US scientists create new lethal Covid variant
The lab team behind the mutant variant was accused of “playing with fire”
Scientists at Boston University claim to have created a new variant of Covid-19 with an 80% mortality rate, by combining the highly-transmissible Omicron variant of the coronavirus with the original Wuhan strain. The research, which echoes experiments thought to have created the virus in the first place, has caused outrage.
In a research paper published last week, the scientists explained that they isolated the spike protein of the Omicron variant and combined it with the “backbone” of the original strain that circulated in early 2020. This created a virus that “robustly escapes vaccine-induced…immunity” and inflicts “serious disease” on laboratory mice, 80% of whom died during testing, the paper stated.
While the team admitted that their mutant strain would likely be less deadly in humans than mice, they found that it produced five times as many virus particles in lab-grown human lung cells when compared to the Omicron variant.
The paper has yet to be peer reviewed.
News of the research caused outrage online, as it is widely believed that similar ‘gain-of-function’ research – a term describing the alteration of a pathogen to enhance its potency – at the Wuhan Institute of Virology in China led to the global Covid-19 pandemic. The US funded such research at the Wuhan Institute, although it is still unclear whether the specific coronavirus that caused the pandemic originated in the lab.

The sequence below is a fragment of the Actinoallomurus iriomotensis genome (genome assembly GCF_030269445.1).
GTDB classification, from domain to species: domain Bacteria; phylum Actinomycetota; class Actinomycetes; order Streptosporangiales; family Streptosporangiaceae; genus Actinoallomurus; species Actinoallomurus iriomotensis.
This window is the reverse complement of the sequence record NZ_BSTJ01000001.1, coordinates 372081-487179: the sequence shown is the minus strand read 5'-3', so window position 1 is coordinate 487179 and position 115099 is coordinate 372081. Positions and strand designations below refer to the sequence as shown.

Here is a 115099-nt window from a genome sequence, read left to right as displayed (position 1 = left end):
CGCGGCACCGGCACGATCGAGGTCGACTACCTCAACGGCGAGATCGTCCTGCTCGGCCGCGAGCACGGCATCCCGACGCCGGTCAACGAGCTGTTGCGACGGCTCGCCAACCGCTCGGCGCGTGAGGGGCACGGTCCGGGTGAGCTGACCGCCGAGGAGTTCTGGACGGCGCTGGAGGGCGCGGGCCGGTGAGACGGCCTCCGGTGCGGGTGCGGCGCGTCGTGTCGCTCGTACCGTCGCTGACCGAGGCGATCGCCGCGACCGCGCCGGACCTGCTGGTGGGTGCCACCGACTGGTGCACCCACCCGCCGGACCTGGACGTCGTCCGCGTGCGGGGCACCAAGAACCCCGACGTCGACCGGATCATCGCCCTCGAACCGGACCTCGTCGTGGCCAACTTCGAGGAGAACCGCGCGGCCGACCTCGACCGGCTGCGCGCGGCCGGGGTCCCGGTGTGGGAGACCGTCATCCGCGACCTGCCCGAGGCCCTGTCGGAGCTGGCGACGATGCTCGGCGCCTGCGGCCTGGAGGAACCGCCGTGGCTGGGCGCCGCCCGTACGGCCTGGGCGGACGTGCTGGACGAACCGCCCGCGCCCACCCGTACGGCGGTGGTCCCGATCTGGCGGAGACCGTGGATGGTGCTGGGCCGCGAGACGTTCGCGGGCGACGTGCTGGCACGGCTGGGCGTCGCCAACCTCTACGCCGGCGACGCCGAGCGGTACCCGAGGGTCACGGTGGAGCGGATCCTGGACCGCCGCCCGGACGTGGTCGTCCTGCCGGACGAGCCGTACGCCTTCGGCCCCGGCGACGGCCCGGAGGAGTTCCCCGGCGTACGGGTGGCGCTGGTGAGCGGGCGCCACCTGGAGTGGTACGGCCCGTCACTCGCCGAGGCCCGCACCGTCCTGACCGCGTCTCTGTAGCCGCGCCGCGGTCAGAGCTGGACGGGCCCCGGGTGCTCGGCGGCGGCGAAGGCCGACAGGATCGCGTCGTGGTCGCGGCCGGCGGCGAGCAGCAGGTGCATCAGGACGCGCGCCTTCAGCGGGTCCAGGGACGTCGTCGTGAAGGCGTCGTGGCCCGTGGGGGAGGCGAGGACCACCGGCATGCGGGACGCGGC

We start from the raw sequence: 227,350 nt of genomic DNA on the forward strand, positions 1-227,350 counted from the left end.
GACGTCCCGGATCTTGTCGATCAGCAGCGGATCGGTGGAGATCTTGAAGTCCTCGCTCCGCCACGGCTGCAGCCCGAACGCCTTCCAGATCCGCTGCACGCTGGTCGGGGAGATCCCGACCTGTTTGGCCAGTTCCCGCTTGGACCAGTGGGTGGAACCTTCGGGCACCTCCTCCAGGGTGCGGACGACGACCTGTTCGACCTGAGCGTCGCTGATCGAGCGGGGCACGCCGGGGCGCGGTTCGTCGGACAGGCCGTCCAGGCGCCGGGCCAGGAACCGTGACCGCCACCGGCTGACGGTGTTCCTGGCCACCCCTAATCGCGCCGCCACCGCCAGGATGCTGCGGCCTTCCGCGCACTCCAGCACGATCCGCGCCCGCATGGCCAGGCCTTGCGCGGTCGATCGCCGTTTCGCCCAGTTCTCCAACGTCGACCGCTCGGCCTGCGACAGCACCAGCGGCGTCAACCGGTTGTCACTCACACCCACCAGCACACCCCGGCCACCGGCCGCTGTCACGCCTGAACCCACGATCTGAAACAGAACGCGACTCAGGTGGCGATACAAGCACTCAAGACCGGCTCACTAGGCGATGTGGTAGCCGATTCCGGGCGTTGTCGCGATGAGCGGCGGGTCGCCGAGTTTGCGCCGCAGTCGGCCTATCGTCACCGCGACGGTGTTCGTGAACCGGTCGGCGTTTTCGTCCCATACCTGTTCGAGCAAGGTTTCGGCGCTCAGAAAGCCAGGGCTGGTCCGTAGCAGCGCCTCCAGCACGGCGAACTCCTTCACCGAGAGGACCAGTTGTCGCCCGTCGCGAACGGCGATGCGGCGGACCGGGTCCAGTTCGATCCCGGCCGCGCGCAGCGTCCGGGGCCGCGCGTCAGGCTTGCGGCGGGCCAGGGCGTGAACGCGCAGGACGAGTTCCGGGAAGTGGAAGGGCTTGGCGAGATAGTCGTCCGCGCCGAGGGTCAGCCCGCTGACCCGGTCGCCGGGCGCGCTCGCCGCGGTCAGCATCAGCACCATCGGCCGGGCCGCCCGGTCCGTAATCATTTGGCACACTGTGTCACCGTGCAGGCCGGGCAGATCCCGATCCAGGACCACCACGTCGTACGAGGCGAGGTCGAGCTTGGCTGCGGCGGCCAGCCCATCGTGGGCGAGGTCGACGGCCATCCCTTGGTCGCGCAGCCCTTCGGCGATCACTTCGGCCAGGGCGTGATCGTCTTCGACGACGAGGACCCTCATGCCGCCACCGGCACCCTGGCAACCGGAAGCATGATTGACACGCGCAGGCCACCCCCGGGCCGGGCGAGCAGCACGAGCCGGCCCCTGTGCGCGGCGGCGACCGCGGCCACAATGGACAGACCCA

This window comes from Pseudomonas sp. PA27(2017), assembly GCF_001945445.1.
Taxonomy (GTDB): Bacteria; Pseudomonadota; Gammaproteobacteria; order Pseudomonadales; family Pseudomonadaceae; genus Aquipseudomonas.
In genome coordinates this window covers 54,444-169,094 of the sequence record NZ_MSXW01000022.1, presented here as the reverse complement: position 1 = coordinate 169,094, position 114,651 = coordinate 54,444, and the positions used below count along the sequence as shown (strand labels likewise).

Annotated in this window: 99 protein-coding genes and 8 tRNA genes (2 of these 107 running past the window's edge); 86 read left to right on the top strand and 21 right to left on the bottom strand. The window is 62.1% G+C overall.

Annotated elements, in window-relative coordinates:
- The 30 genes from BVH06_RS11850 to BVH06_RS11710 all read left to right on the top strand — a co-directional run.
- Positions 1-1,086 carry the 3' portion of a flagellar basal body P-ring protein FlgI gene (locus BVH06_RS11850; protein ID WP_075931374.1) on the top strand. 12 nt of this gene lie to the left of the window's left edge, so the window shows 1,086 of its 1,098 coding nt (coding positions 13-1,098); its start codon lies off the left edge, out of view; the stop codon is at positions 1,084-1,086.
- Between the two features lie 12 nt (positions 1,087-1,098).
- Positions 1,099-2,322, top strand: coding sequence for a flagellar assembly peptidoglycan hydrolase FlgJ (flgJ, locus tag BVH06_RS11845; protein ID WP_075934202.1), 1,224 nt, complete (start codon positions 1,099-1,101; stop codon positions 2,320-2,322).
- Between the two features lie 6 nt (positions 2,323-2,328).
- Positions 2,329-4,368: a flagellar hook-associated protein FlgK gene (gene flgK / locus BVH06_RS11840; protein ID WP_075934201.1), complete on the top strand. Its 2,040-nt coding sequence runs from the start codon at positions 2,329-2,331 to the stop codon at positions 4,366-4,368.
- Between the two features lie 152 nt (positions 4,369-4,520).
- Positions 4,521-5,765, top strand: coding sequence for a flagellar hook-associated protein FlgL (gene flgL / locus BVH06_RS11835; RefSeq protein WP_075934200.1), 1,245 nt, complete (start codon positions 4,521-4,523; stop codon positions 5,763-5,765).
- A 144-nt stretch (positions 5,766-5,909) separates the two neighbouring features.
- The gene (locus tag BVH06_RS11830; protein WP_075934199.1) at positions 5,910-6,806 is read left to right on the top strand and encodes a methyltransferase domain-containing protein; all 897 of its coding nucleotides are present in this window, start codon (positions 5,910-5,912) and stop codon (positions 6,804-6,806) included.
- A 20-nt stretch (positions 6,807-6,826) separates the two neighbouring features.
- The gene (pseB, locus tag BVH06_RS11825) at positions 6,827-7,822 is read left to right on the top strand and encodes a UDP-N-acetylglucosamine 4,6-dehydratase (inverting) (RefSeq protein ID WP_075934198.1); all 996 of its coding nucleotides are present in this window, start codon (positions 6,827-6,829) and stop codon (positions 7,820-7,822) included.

“This should be totally forbidden, it’s playing with fire,” former Israel Institute for Biological Research head Shmuel Shapira said of the Boston experiments. “How many times did virologists say they were not making chimeric SARS viruses more deadly? How many???” reporter Paul Thaker tweeted.
The Boston team aren’t the only scientists returning to potentially dangerous research in the aftermath of the pandemic. EcoHealth Alliance, the private company responsible for much of the Wuhan Institute’s pre-2020 gain-of-function research, was awarded a $650,000 grant by the US last month to study “the potential for future bat coronavirus emergence in Myanmar, Laos, and Vietnam.”